Fungal pathogens in viticulture are a major challenge for wine-growers. In addition to the laborious task of picking out the affected vines during the grape harvest, it can impact the quality of the wine and the grower’s financial return. To address this, researchers at the DLR Institute of Technical Physics in Lampoldshausen have developed the vinoLAS detection system, a small box that can detect fungal infestation at an early stage.
The effects of climate change have increased significantly in recent years. In addition to the wider dangers posed by extreme weather conditions, an increase in heavy rain in summer can create favourable conditions for infestations of harmful fungi in vineyards. Traditionally, wine-growers have used large quantities of fungicides to combat these fungi and avoid major financial losses. One of their primary enemy is downy mildew. When this pest attacks the vine, it results in limp, brown clumps where there should be plump, green fruit. "If fungal pathogens are detected at an early stage, we can take countermeasures to limit the spread locally," explains vinoLAS Project Lead Christoph Kölbl. "This reduces the use of fungicides and the associated cost, protects the environment and ultimately increases the quality of the wine. Our new system is designed to detect and classify fungal infestations as early as possible, without having contact with the plant and over a large area of the vine's leaf surface."
Detecting fungal pathogens with laser-induced fluorescence
The team of researchers uses fluorescence detection for this. A specially optimised laser system emits light with a wavelength in the ultraviolet and visible spectral ranges. When these beams hit the vines, the molecules of both the plants and the fungi are excited and emit so-called fluorescent light. This fluorescent light cannot be seen by the human eye. The vinoLAS system has two spectrometers specially designed to detect this fluorescent light, which the researchers then use to analyse the spectrum of the emitted light.
Characteristic patterns in the spectrum indicate that the plant or part of the plant is infected by a fungus. The researchers first tested this system in the laboratory using potted vines of the Müller-Thurgau and Riesling varieties, which they infected with downy mildew. Using the emission spectra, they were able to identify the fungal infestation on the plants and monitor the changes in the plant structure over a period of several weeks. These tests demonstrated that the system is capable of detecting fungal infestation no later than eight days after the plant comes into contact with the pathogen.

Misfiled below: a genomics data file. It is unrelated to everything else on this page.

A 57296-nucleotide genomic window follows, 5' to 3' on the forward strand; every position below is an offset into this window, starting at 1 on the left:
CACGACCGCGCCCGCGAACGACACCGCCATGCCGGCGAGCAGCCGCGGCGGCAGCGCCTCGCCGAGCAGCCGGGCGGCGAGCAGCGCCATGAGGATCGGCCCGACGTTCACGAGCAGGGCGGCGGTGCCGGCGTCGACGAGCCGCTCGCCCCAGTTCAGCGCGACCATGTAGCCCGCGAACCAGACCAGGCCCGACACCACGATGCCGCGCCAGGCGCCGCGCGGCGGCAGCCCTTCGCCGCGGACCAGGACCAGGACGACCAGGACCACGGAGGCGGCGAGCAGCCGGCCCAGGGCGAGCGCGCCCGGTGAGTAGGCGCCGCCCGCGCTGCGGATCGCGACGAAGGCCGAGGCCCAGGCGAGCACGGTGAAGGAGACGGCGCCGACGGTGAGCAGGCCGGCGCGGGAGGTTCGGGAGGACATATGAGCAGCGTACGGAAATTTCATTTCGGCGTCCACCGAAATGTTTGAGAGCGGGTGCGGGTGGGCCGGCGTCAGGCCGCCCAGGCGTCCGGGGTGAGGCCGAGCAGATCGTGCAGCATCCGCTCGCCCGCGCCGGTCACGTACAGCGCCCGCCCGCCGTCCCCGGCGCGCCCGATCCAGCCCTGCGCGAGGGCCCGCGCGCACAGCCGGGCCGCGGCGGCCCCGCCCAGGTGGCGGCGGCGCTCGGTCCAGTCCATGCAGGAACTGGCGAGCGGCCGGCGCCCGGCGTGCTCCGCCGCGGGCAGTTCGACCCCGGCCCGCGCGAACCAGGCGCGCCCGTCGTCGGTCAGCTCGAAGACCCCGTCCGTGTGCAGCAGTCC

The researchers are currently working on shortening this period to enable even more reliable early detection. Thanks to its active laser illumination, vinoLAS can be used regardless of weather conditions and daylight, including after dusk.
Monitoring large areas of cultivation in vineyards
The vinoLAS team is currently testing the monitoring system at a dedicated test vineyard near Heilbronn. In doing so, they always keep the requirements of the vintners in mind. Although there is still work to be done, both the wine-growers and their industrial partners have already expressed an interest in the system, as there is nothing else like it on the market. "Our work is practical and makes an important contribution towards integrated crop management, best practice approaches and environmental protection. The proximity of DLR Lampoldshausen to the historical wine region of Württemberg means that regional vintners and cooperatives will be able to benefit more from the monitoring system in the future," says Kölbl.
The DLR team will start by installing their system on a narrow vineyard tractor, so that viticultural tasks and fungal infestation monitoring can be carried out in parallel. As it travels through the vineyard, the system systematically measures large areas of foliage without touching the plants. The latest data are transmitted to the wine-growers immediately, allowing them to localise any infestation right away. They can respond by cutting back the affected areas or treating them with fungicides as quickly as possible. "A later application involving drones is envisaged for use on steep slopes. But the ground-based system covers the greatest need," says Kölbl, who works at the Department of Atmospheric Propagation and Effect at the DLR Institute of Technical Physics. This is something of a passion project for Kölbl, who originally comes from the region of Allgäu, which is famous for its livestock farming, and is excited to work with the vineyards around Heilbronn. "I have always loved looking for alternative applications, which is how we progressed from our research on bacteria to the topic of fungal pathogens in vineyards. I believe it is important to consider transfer from research to application right from the start of a project."
DLR team work towards market launch
Looking ahead, the researchers plan to carry out further measurement campaigns in the vineyards under real conditions. The vinoLAS system will be tested on other grape varieties and use the results to improve their analysis models. The team is also in close contact with companies developing sensor systems in the agricultural sector, specialising in digital data modelling for agriculture, focusing on spraying applications or producing plant protection products, and wine-growers and cooperatives. The positive response they have received makes Kölbl and his team confident that vinoLAS could soon see active use in real vineyards.
An article by Verena Müller from the DLRmagazine 172